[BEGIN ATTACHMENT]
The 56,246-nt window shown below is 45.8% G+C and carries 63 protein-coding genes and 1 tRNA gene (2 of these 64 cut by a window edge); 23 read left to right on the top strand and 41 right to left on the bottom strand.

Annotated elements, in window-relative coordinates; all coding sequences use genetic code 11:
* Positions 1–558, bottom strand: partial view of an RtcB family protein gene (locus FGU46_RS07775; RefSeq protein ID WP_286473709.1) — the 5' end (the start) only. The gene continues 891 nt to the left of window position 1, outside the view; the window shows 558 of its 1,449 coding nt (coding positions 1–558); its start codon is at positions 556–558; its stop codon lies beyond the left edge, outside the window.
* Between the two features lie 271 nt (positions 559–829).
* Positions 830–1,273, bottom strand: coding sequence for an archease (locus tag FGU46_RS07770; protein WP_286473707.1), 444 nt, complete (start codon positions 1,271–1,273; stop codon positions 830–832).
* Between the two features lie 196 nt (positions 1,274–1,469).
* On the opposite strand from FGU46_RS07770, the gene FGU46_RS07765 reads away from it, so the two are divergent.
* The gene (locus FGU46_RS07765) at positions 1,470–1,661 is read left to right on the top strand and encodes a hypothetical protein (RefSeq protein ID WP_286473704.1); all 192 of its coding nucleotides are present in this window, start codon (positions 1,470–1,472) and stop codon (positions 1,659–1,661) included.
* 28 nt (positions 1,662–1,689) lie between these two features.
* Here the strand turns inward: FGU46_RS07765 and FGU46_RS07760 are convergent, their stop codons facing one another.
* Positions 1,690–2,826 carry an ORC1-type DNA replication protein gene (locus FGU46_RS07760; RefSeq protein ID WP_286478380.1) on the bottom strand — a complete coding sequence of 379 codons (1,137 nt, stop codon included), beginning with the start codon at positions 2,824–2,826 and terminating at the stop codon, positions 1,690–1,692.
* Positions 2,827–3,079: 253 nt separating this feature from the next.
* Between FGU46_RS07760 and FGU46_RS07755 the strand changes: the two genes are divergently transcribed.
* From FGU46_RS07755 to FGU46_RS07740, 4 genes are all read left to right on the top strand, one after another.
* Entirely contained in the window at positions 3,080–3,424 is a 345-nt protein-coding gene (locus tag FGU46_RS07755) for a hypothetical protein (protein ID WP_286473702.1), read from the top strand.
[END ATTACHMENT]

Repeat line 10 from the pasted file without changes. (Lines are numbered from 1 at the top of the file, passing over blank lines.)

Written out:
* Here the strand turns inward: FGU46_RS07765 and FGU46_RS07760 are convergent, their stop codons facing one another.